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Time constraints have been suggested as a potential driver of antibiotic overuse for acute respiratory tract infections. In this cross-sectional analysis of national data from visits to offices and emergency departments, we identified no statistically significant association between antibiotic prescribing and the duration of visits for acute respiratory tract infections.
In March 2020, at the onset of the coronavirus disease 2019 (COVID-19) pandemic in the United States, the Southern California Extracorporeal Membrane Oxygenation (ECMO) Consortium was formed. The consortium included physicians and coordinators from the four ECMO centers in San Diego County. Guidelines were created to ensure that ECMO was delivered equitably and in a resource effective manner across the county during the pandemic. A biomedical ethicist reviewed the guidelines to ensure ECMO utilization would provide maximal community benefit of this limited resource. The San Diego County Health and Human Services Agency further incorporated the guidelines into its plans for the allocation of scarce resources. The consortium held weekly video conferences to review countywide ECMO capacity (including census and staffing), share data, and discuss clinical practices and difficult cases. Equipment exchanges between ECMO centers maximized regional capacity. From March 1 to November 30, 2020, consortium participants placed 97 patients on ECMO. No eligible patients were denied ECMO due to lack of resources or capacity. The Southern California ECMO Consortium may serve as a model for other communities seeking to optimize ECMO resources during the current COVID-19 or future pandemics.
The public health crisis of COVID-19 has compounded preexisting crises of democratic stability and effective governance, spurring debate about the ability of developed democracies to respond effectively to emergencies confronting their citizens. These crises, much discussed in recent political science, are joined by a further crisis which complicates and reinforces them: A migration crisis. Widespread travel and immigration restrictions instigated the largest and fastest decline in global human mobility in modern history, and COVID-19 may fundamentally change immigration over the longer term.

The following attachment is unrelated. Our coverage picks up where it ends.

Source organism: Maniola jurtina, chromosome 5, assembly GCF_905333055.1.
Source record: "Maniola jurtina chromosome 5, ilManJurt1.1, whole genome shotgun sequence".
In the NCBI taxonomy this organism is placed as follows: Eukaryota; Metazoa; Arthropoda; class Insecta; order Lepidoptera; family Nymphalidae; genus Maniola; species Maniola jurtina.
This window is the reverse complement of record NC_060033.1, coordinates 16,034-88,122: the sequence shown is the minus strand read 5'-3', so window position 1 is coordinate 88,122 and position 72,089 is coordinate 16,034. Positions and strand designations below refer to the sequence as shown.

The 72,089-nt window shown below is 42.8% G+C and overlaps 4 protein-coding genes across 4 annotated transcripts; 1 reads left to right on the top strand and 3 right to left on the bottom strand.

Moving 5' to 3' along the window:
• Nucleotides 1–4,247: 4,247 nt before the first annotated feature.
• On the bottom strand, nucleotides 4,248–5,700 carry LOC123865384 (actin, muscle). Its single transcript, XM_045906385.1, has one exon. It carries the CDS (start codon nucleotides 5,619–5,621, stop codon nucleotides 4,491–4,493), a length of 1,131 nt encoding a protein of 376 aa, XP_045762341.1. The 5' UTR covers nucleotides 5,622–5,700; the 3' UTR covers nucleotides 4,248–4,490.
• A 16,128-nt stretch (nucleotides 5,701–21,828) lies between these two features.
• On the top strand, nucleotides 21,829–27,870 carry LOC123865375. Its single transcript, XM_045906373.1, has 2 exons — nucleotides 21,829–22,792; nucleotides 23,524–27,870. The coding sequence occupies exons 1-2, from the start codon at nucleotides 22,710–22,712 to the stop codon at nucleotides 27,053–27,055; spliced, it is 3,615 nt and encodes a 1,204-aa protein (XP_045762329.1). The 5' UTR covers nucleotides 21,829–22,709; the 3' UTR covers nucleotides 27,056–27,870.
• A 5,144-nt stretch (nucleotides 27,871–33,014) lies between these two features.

The migration crisis heightens three crucial and preexisting concerns within immigration policy: the role of visa design; the status of undocumented migrants and other migrants without recourse to public funds; and the interaction of immigration and the labor market policy. It could reinforce a rising tide of nationalism and anti-immigrant sentiment, protectionist sentiment within labor-market policy debates, and a K-shaped recovery in migration patterns.
Diagnosis of CHD substantially affects parent mental health and family functioning, thereby influencing child neurodevelopmental and psychosocial outcomes. Recognition of the need to proactively support parent mental health and family functioning following cardiac diagnosis to promote psychosocial adaptation has increased substantially over recent years. However, significant gaps in knowledge remain and families continue to report critical unmet psychosocial needs. The Parent Mental Health and Family Functioning Working Group of the Cardiac Neurodevelopmental Outcome Collaborative was formed in 2018 through support from an R13 grant from the National Heart, Lung, and Blood Institute to identify significant knowledge gaps related to parent mental health and family functioning, as well as critical questions that must be answered to further knowledge, policy, care, and outcomes. Conceptually driven investigations are needed to identify parent mental health and family functioning factors with the strongest influence on child outcomes, to obtain a deeper understanding of the biomarkers associated with these factors, and to better understand how parent mental health and family functioning influence child outcomes over time. Investigations are also needed to develop, test, and implement sustainable models of mental health screening and assessment, as well as effective interventions to optimise parent mental health and family functioning to promote psychosocial adaptation. The critical questions and investigations outlined in this paper provide a roadmap for future research to close gaps in knowledge, improve care, and promote positive outcomes for families of children with CHD.